The introduction of the iPad has heralded a new era of mobile computing which some medical schools have adopted. Universities such as Yale, Stanford, UC Irvine, and a number of others have all embraced the iPad as the primary source of medical teaching.
The trend has recently crossed the Atlantic as well as the first UK-based medical school launched an iPad program as well. It now seems that there is proof that students equipped with iPads perform better than their paper based peers.
This is the conclusion reached by the ACU Connected mobile learning program at Abilene Christian University. This group has spent over three years collecting data related to the use of mobile technology amongst students and specifically, the advantages of student mobility with this new generation of devices. ACU is announcing the study results for its iPad program which are universally positive.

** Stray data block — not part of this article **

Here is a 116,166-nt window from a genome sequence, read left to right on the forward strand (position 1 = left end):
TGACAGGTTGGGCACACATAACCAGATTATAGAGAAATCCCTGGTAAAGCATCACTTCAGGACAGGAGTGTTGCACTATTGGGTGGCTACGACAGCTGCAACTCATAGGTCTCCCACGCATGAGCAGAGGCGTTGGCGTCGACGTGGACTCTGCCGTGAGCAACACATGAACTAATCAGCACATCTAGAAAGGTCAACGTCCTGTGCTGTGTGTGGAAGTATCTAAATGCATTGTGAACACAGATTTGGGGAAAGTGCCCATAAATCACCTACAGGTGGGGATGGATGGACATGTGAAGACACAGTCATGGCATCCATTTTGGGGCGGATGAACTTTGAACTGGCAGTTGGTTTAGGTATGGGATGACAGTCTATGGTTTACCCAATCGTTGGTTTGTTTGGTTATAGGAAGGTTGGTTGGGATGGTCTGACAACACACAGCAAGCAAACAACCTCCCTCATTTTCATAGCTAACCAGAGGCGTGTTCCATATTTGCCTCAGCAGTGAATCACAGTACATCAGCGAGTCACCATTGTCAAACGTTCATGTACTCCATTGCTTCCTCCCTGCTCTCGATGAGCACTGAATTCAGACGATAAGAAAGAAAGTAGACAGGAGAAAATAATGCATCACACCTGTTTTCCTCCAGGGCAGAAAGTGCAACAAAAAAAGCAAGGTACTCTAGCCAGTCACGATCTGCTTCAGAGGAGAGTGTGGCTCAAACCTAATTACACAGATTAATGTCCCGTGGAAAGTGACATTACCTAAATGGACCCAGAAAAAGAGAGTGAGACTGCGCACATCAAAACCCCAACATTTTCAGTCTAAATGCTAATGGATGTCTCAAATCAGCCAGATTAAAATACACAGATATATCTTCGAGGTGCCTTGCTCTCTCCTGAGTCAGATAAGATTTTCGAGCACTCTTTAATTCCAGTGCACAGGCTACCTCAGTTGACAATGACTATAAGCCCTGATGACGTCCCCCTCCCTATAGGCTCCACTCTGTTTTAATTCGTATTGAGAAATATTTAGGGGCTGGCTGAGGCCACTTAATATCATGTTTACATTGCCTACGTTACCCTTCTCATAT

TUAW previewed these results and noted that in one study, students who annotated text on their iPads scored 25% higher on questions regarding information transfer than their paper-based peers. In a separate project covering iPad usage patterns, two researchers studying ACU’s first all-digital class discovered that the iPad promotes “learning moments” and helps students make more efficient use of their time. Grad students working in an online program reported a 95% satisfaction rate for online iPad-based coursework.
With this research indicating that iPads benefit learning, how long is it before other medical schools come under pressure to adapt and offer iPads to their students? Will those medical schools who have yet to adopt an iPad based curriculum feel that their students may ‘fall behind’ when compared to their peers from other iPad-offering universities? Apple recently reported that total downloads of its iTunes U initiative, which offers print, audio and video downloads of school courses and lectures, have topped 600 million. One thing is certain, those students equipped with an iPad certainly appear to be at an advantage.